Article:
Georgia Democrats demanded tighter gun control restrictions and raged about a cycle of violence, horrified reaction and legislative inaction that’s become predictable after the mass shootings in Texas and Ohio.
Gov. Brian Kemp and other Georgia Republican leaders largely offered expressions of condolence for the victims and praise for the police officers who swiftly responded to the crimes without mentioning firearms.
State Democratic leaders lamented another missed opportunity to overhaul the nation’s gun laws and echoed 2020 White House hopefuls who want new restrictions after shootings in El Paso, Texas, and Dayton, Ohio, left at least 29 people dead.
“It’s the same conversation we’ve had every single time there’s a shooting,” said state Sen. Jen Jordan, a Sandy Springs Democrat. “For a day or two people are concerned and are open to talking about common-sense legislation. But let’s see what happens in a week.”
The response from Georgia Democrats provided another window to how sharply the state party has shifted on gun control issues.
Democrats in Georgia have generally embraced a friendly attitude to a gun lobby that enjoyed immense power under the Gold Dome, but last year gubernatorial nominee Stacey Abrams and other leading Democrats broke from decades of conventional party strategy by calling for firearms restrictions.
In the hours after the massacres, some Democrats revived calls for gun control measures likely to get sidelined in a Republican-controlled statehouse. Others urged the private sector to intervene. And some worried that the public’s outrage will soon fade with the next political firestorm.
“How many times must our communities be torn apart for my colleagues to act?” asked U.S. Rep. Lucy McBath, D-Marietta, who became a national gun control advocate after her son was shot and killed.
“As a nation, we have been stuck in a deadly cycle of sending thoughts and prayers year after year, while we continue to lose thousands,” added McBath, who flipped a suburban Atlanta district last year with a message that included unflinching support for gun restrictions.
‘Where is the courage?’
Several candidates for Georgia offices next year outlined their support for a different approach to a gun control debate that’s stalled on Capitol Hill for years.
Nabilah Islam, one of several Democrats competing for Georgia’s 7th District, called on Walmart to stop selling firearms at its more than 5,000 retail stores in the U.S., much like Dick’s Sporting Goods announced it would no longer sell assault-style weapons after the 2017 school shooting in Parkland, Fla.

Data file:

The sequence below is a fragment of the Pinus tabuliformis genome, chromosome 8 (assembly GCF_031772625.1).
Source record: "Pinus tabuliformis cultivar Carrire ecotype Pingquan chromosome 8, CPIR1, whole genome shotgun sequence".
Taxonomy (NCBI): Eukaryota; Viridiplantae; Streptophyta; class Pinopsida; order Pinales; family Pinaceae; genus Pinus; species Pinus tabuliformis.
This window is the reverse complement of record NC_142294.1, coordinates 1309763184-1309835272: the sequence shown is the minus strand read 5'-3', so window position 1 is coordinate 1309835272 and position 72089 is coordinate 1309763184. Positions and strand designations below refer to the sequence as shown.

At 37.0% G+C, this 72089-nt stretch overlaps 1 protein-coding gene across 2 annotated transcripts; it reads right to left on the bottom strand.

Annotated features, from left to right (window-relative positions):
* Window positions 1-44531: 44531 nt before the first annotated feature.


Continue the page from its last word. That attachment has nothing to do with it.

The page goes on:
“Until a time where we can pass comprehensive gun reform and we can bring sanity back to our discourse, it is the community's responsibility to take action,” said Islam, who added: “Thoughts and prayers are not enough. We need action.”
Two Democrats who have announced challenges to U.S. Sen. David Perdue called for an edgier approach.
Former Columbus Mayor Teresa Tomlinson pledged to be “at the forefront of the fight” to pass new gun restrictions. And Clarkston Mayor Ted Terry went a step further.
“I’m pissed. Where is the courage to act?” Terry wrote. “Shut down the Senate, force debate on evidence-based policy solutions. Don’t sit on the sidelines. Don’t let up, keep asking the question: Why does it never end? We have the power to stop this madness.”
Perdue was silent on the shootings for most of the weekend, but Sunday evening he tweeted that he was "sickened" by the attacks. "I join Georgians & the entire nation in unequivocally condemning these hateful attacks on Americans."
His Republican colleague, U.S. Sen. Johnny Isakson, tweeted Saturday night about the El Paso attack and Sunday morning about the shooting in Ohio. In both, he said he’s praying for those affected.
And Kemp offered prayer “for the victims and their loved ones as well as the law enforcement and first-responders whose quick action saved so many.”
He added: “These tragedies are truly unthinkable.”
Some Democrats saw a glimpse of potential compromise.
U.S. Sen. Lindsey Graham, R-S.C., posted his support for “red flag” laws that “empower states to deal with those who present a danger to themselves and others — while respecting robust due process.”
That legislation, backed by McBath, would allow police or family members to seek court orders temporarily restricting people from obtaining firearms if they pose a danger to themselves or others.
In Georgia, Jordan has advocated for a similar measure that aims to keep guns out of the hands of those convicted of family violence charges. Her proposal, Senate Bill 150, received some initial support from Republicans, but that evaporated amid opposition from gun rights groups.
“I don’t want to seem partisan about it because I think there are Republicans that are reasonable and moderate and they get it. But from what I’ve experienced at the Capitol, common-sense legislation is OK until gun groups come after them,” she said.
“They’re weaponizing fear. If people don’t act with courage, we’ve got to change the people who are there. There’s nothing else we can do.”
Jordan’s measure is staunchly opposed by Second Amendment groups, including Patrick Parsons of Georgia Gun Owners, who tangled on Twitter with Jordan over the idea. He said lawmakers should pass “pro-gun bills that make criminals terrified again” rather than seek to restrict firearms.
Many Democrats also linked President Donald Trump’s rhetoric and actions for the increase in hate crimes and violence tied to white-supremacists.
(The president condemned the “hateful act” and said “there are no reasons or excuses that will ever justify killing innocent people.”)
Among them was Abrams, who called on her supporters to pray for both the victims of the violence and for "leaders who ban assault weapons and refuse to lessen the humanity of any of God’s children with racist words and hateful speech.”
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